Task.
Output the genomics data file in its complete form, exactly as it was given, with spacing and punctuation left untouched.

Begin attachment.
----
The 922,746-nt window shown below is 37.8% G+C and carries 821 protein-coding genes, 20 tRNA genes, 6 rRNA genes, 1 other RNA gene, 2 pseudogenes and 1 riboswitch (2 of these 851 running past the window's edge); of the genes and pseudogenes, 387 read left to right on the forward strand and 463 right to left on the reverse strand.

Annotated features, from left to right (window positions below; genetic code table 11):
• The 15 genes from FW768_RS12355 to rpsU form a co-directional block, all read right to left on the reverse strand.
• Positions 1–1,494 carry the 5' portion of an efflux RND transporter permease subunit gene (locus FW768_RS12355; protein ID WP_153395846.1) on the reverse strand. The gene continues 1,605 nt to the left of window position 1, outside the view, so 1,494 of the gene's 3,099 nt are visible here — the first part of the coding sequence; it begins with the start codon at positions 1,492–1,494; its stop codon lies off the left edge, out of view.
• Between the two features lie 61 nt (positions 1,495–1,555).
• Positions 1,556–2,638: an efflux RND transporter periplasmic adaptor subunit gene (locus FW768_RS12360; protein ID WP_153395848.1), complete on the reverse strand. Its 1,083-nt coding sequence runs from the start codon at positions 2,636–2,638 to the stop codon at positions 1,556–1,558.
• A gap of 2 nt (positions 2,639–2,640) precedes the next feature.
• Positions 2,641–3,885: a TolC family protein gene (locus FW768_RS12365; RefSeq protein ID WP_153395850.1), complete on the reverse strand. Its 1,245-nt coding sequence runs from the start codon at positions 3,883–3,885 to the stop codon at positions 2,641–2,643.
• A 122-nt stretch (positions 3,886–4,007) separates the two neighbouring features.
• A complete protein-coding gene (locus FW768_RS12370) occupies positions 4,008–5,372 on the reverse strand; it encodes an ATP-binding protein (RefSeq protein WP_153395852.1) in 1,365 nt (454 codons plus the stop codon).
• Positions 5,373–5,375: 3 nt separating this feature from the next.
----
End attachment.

The 922,746-nt window shown below is 37.8% G+C and carries 821 protein-coding genes, 20 tRNA genes, 6 rRNA genes, 1 other RNA gene, 2 pseudogenes and 1 riboswitch (2 of these 851 running past the window's edge); of the genes and pseudogenes, 387 read left to right on the forward strand and 463 right to left on the reverse strand.

Annotated features, from left to right (window positions below; genetic code table 11):
• The 15 genes from FW768_RS12355 to rpsU form a co-directional block, all read right to left on the reverse strand.
• Positions 1–1,494 carry the 5' portion of an efflux RND transporter permease subunit gene (locus FW768_RS12355; protein ID WP_153395846.1) on the reverse strand. The gene continues 1,605 nt to the left of window position 1, outside the view, so 1,494 of the gene's 3,099 nt are visible here — the first part of the coding sequence; it begins with the start codon at positions 1,492–1,494; its stop codon lies off the left edge, out of view.
• Between the two features lie 61 nt (positions 1,495–1,555).
• Positions 1,556–2,638: an efflux RND transporter periplasmic adaptor subunit gene (locus FW768_RS12360; protein ID WP_153395848.1), complete on the reverse strand. Its 1,083-nt coding sequence runs from the start codon at positions 2,636–2,638 to the stop codon at positions 1,556–1,558.
• A gap of 2 nt (positions 2,639–2,640) precedes the next feature.
• Positions 2,641–3,885: a TolC family protein gene (locus FW768_RS12365; RefSeq protein ID WP_153395850.1), complete on the reverse strand. Its 1,245-nt coding sequence runs from the start codon at positions 3,883–3,885 to the stop codon at positions 2,641–2,643.
• A 122-nt stretch (positions 3,886–4,007) separates the two neighbouring features.
• A complete protein-coding gene (locus FW768_RS12370) occupies positions 4,008–5,372 on the reverse strand; it encodes an ATP-binding protein (RefSeq protein WP_153395852.1) in 1,365 nt (454 codons plus the stop codon).
• Positions 5,373–5,375: 3 nt separating this feature from the next.